Kadyrov, Putin’s ally, criticizes the Russian army after the setback in Ukraine | Russo-Ukrainian War


Chechen leader Ramzan Kadyrov, an ally of Russian President Vladimir Putin, has criticized the performance of the Russian military following the weekend loss of Izyum, a key supply hub in Ukraine’s Kharkiv province.

In an 11-minute voicemail posted on the Telegram messaging app on Saturday, he admitted the campaign was not going to be planned.

“If today or tomorrow changes are not made to the conduct of the special military operation, I will be forced to go to the country’s leaders to explain the situation on the ground to them,” said Kadyrov, the chief. of Chechnya appointed by the Kremlin. .

“I am not a strategist like those of the Ministry of Defense. But it is clear that mistakes were made. I think they will draw some conclusions,” he said, quoting Novaya Gazeta Europe, adding that all settlements would return to Russian control.

“We have our men there, fighters prepared specifically for such situations. 10,000 additional fighters are ready to join them. We will reach Odessa in the near future.

The criticism came after Russian military leaders appeared to be caught off guard by Ukraine’s response to its invasion in the northeast.

On Sunday, Russian nationalists angrily called on Putin to make immediate changes to secure final victory in the war in Ukraine, a day after Moscow was forced to abandon its main stronghold in northeastern Ukraine.

Izyum’s swift fall was Russia’s worst military defeat since its troops were pushed back from Ukraine’s capital Kyiv in March.

As Russian forces abandoned town after town on Saturday, Putin opened Europe’s largest Ferris wheel in a Moscow park, as fireworks lit up the sky above Red Square to celebrate the founding of the city ​​in 1147.

Russian President Vladimir Putin addresses the audience during a gala concert in Moscow, Russia [Sputnik/Press service of the Moscow mayor’s office via Reuters]

Moscow’s near total silence on the defeat – or any explanation for what happened in northeastern Ukraine – has sparked significant anger among some pro-war commentators and Russian nationalists on social media.

As the defeats unfolded, the Russian Defense Ministry on Friday released video footage of what it said were troops sent to the Kharkiv region.

On Sunday, the Defense Ministry said Russian forces struck Ukrainian positions in the area with airborne troops, missiles and artillery.

Kyiv reporter Gabriel Elizondo of Al Jazeera said many pro-Russian Telegram channels were saying it was a defeat, “and a top military analyst said their troops were in an operational crisis and the Ukrainians had taken the initiative in this war”. ”.

Moscow is silent

Neither Putin, who is the supreme commander-in-chief of the Russian armed forces, nor Defense Minister Sergei Shoigu had publicly commented on the defeat Sunday noon.

“We are proud of Moscow and love this city with its majestic antiquity and modern, dynamic pace of life, the charm of its cozy parks, alleys and streets, and the abundance of business and cultural events,” Putin told Muscovites , according to a Kremlin transcript of his congratulatory message.

Putin, who described his shock when told, as a KGB spy in East Germany, that “Moscow is silent” as the Berlin Wall crumbles, said those who were fallen during the operation in Ukraine had given their lives for Russia.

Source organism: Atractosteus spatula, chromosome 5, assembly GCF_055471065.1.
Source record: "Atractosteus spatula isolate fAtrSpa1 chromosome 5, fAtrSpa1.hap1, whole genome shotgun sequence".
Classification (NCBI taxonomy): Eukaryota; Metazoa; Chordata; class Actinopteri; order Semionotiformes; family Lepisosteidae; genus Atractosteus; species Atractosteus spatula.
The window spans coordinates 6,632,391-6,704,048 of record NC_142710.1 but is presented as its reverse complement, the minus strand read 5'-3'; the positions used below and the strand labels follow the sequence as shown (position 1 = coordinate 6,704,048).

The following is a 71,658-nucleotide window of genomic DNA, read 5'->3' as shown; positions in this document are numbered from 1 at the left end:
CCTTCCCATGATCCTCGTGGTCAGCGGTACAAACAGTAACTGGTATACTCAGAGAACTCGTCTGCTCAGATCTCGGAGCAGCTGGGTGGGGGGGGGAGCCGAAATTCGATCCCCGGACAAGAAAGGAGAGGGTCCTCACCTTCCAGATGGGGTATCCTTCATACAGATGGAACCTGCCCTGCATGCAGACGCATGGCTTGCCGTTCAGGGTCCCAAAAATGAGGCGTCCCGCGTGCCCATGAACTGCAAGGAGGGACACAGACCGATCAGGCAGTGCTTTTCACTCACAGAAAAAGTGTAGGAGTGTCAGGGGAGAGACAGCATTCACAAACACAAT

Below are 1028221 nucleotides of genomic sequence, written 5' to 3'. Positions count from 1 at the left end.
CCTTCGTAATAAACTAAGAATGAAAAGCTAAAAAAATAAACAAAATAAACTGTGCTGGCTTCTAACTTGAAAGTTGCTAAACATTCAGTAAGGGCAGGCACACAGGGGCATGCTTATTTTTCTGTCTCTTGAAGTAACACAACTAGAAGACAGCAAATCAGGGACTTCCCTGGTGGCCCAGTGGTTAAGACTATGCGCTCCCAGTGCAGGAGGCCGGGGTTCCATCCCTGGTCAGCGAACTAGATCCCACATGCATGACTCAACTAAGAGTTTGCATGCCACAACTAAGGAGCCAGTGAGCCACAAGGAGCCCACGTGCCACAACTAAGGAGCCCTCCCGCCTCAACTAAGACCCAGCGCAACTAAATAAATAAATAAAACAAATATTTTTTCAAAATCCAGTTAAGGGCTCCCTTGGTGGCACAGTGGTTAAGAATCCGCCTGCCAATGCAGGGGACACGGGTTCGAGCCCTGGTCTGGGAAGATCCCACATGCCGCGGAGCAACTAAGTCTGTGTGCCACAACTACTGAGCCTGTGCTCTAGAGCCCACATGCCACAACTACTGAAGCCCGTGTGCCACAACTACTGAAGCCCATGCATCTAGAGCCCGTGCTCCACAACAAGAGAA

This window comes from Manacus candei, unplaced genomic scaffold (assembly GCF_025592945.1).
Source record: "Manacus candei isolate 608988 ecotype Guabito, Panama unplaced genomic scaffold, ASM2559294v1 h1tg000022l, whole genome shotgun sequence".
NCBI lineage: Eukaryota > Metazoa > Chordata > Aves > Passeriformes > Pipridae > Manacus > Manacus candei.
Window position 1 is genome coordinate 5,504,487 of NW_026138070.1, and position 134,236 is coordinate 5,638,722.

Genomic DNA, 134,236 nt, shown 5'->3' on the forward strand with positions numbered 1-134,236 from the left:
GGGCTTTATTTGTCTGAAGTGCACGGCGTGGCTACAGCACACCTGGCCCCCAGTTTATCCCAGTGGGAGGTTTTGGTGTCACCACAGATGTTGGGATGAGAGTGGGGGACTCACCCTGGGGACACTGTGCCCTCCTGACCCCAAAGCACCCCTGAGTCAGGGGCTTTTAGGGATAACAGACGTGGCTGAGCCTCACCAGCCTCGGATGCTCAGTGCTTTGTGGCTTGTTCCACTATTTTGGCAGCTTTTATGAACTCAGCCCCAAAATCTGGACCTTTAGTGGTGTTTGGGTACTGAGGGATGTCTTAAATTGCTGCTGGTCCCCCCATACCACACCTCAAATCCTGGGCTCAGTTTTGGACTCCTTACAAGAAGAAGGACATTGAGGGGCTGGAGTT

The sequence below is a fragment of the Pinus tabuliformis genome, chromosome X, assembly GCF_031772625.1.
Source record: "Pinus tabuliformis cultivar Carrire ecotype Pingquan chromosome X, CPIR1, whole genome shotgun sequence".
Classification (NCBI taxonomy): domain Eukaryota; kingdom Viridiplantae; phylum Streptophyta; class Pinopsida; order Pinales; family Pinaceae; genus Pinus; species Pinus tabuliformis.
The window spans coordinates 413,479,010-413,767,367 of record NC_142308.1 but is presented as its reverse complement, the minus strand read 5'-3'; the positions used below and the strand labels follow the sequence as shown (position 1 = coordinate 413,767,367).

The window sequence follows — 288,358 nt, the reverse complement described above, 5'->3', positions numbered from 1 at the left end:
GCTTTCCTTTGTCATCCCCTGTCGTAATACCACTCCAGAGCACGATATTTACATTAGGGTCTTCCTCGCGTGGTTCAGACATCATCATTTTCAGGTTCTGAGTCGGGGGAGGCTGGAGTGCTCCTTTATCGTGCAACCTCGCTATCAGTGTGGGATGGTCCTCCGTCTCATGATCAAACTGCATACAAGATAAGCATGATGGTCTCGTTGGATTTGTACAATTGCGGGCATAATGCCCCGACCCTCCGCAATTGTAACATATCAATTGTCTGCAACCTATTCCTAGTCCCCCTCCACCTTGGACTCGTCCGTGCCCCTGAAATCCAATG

The Department of Defense did not respond to a request for comment.

“They’re fucking the fuck up,” wrote a prominent pro-war military blogger on Telegram, who posts under the name Rybar. “Now is not the time to shut up and say nothing…it seriously damages the cause.”

On Saturday, the ministry announced a “regrouping” that would move troops away from Kharkiv to focus on the Donetsk region further east in Ukraine – a statement that has drawn the ire of many Russian military bloggers.

Some of the pro-Kremlin war correspondents and former and current military personnel who have amassed large followers on Telegram have accused the ministry of downplaying the defeat.



Igor Girkin, a nationalist and former FSB officer who helped launch a 2014 war in Ukraine’s eastern Donbass region, compared the collapse of one of the conflict’s main frontlines to the Battle of Mukden in 1905 – a catastrophic defeat in the Russo-Japanese War which sparked the Russian Revolution of 1905.

Ukraine hailed its rapid advance, which saw thousands of Russian troops flee, leaving behind stockpiles of ammunition and equipment, as a turning point in the six-month-old war.

Girkin, who has not spared his criticism of the country’s top brass, dubbing Defense Minister Shoigu “the cardboard marshal”, has repeatedly said that Russia will be defeated in Ukraine if it does not declare not a national mobilization.

Nationalist anger at military failure is potentially a far bigger issue for the Kremlin than pro-Western liberal criticism of Putin: opinion polls continue to show broad support for what Moscow calls “the military operation special”.

As the capital celebrated Moscow Day with street parties and concerts on Saturday, rumblings of concern even spread through the usually submissive Russian parliament.

Sergei Mironov, leader of the nominal but Putin-loyal opposition party Fair Russia, said on Twitter that a fireworks display in honor of the holiday should be canceled given the military situation.

A message reposted on Telegram by prominent war correspondent Semyon Pegov called the celebrations in Moscow “blasphemous” and the Russian authorities’ refusal to engage in full-scale war “schizophrenic”.

“Either Russia will become itself through the birth of a new political elite… or it will cease to exist,” it read.

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